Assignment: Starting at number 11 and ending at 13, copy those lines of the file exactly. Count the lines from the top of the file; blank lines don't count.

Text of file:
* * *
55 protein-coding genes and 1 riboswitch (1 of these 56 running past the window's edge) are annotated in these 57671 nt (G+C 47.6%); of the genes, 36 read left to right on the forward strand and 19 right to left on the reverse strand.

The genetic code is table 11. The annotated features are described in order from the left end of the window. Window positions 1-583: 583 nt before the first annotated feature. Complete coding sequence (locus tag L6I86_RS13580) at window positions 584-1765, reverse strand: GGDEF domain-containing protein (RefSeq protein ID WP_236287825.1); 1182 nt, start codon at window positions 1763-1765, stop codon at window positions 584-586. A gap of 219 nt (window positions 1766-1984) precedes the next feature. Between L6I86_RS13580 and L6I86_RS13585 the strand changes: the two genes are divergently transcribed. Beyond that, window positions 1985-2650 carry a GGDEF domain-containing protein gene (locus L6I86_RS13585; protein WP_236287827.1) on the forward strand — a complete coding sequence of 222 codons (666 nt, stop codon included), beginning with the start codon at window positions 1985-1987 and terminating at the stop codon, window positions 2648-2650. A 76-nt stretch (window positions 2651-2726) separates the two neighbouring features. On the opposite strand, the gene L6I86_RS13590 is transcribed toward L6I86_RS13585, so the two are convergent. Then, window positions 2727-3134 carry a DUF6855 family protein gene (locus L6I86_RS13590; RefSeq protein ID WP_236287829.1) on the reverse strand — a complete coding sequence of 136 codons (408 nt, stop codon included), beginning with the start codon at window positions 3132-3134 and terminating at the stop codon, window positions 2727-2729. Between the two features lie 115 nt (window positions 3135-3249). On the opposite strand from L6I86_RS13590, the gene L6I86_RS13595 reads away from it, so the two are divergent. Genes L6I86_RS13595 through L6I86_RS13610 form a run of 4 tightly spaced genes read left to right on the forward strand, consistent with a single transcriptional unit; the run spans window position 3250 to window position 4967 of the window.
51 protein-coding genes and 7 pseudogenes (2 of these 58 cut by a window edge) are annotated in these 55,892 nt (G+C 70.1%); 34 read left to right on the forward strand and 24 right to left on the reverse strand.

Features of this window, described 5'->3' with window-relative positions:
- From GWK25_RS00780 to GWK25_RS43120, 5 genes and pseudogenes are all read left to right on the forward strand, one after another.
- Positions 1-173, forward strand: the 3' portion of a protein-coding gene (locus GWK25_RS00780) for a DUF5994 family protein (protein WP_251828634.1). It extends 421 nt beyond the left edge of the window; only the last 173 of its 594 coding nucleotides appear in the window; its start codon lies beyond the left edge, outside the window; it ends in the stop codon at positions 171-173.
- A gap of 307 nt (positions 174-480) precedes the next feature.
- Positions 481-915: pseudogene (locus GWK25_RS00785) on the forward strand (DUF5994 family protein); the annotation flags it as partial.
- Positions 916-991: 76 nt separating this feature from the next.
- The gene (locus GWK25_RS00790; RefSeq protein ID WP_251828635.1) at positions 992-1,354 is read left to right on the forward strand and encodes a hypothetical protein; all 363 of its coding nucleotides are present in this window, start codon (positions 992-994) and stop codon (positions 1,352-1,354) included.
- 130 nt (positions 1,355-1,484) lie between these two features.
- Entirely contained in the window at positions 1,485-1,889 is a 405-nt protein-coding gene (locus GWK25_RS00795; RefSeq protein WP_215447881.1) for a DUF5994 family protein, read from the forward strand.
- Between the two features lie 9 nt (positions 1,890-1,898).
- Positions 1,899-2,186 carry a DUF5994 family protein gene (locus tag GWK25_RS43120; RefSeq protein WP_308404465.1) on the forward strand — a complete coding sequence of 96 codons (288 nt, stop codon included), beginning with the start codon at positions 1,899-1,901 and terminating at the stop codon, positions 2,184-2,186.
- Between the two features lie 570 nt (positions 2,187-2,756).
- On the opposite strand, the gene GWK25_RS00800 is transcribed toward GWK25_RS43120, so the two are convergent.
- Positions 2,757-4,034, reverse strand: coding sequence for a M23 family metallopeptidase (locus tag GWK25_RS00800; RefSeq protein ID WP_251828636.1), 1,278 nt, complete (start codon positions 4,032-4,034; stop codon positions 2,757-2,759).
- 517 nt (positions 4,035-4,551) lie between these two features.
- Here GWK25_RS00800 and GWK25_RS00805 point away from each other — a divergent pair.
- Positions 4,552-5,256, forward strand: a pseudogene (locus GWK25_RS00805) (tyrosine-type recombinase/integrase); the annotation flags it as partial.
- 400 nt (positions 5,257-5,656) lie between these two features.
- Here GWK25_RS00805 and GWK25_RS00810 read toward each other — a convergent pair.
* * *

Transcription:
- 130 nt (positions 1,355-1,484) lie between these two features.
- Entirely contained in the window at positions 1,485-1,889 is a 405-nt protein-coding gene (locus GWK25_RS00795; RefSeq protein WP_215447881.1) for a DUF5994 family protein, read from the forward strand.
- Between the two features lie 9 nt (positions 1,890-1,898).